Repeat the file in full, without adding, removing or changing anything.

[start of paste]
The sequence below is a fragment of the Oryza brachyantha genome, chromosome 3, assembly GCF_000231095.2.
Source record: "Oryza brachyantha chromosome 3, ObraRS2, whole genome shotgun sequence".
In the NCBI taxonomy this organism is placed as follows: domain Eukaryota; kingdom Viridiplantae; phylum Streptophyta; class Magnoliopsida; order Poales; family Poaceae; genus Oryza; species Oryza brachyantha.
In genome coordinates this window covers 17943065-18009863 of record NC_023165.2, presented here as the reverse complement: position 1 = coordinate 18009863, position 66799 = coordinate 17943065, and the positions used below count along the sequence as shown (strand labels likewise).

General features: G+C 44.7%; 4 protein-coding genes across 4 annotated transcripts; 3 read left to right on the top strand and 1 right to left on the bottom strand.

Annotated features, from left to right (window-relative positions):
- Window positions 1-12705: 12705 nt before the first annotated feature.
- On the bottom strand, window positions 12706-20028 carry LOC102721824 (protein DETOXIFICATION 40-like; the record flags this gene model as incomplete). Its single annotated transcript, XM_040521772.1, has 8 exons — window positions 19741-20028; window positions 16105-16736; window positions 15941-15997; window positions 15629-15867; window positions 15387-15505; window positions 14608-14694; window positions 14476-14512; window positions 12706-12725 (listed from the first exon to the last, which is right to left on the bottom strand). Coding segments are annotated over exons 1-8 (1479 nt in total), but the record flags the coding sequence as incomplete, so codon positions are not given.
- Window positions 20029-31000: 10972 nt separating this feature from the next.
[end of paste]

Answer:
The sequence below is a fragment of the Oryza brachyantha genome, chromosome 3, assembly GCF_000231095.2.
Source record: "Oryza brachyantha chromosome 3, ObraRS2, whole genome shotgun sequence".
In the NCBI taxonomy this organism is placed as follows: domain Eukaryota; kingdom Viridiplantae; phylum Streptophyta; class Magnoliopsida; order Poales; family Poaceae; genus Oryza; species Oryza brachyantha.
In genome coordinates this window covers 17943065-18009863 of record NC_023165.2, presented here as the reverse complement: position 1 = coordinate 18009863, position 66799 = coordinate 17943065, and the positions used below count along the sequence as shown (strand labels likewise).

General features: G+C 44.7%; 4 protein-coding genes across 4 annotated transcripts; 3 read left to right on the top strand and 1 right to left on the bottom strand.

Annotated features, from left to right (window-relative positions):
- Window positions 1-12705: 12705 nt before the first annotated feature.
- On the bottom strand, window positions 12706-20028 carry LOC102721824 (protein DETOXIFICATION 40-like; the record flags this gene model as incomplete). Its single annotated transcript, XM_040521772.1, has 8 exons — window positions 19741-20028; window positions 16105-16736; window positions 15941-15997; window positions 15629-15867; window positions 15387-15505; window positions 14608-14694; window positions 14476-14512; window positions 12706-12725 (listed from the first exon to the last, which is right to left on the bottom strand). Coding segments are annotated over exons 1-8 (1479 nt in total), but the record flags the coding sequence as incomplete, so codon positions are not given.
- Window positions 20029-31000: 10972 nt separating this feature from the next.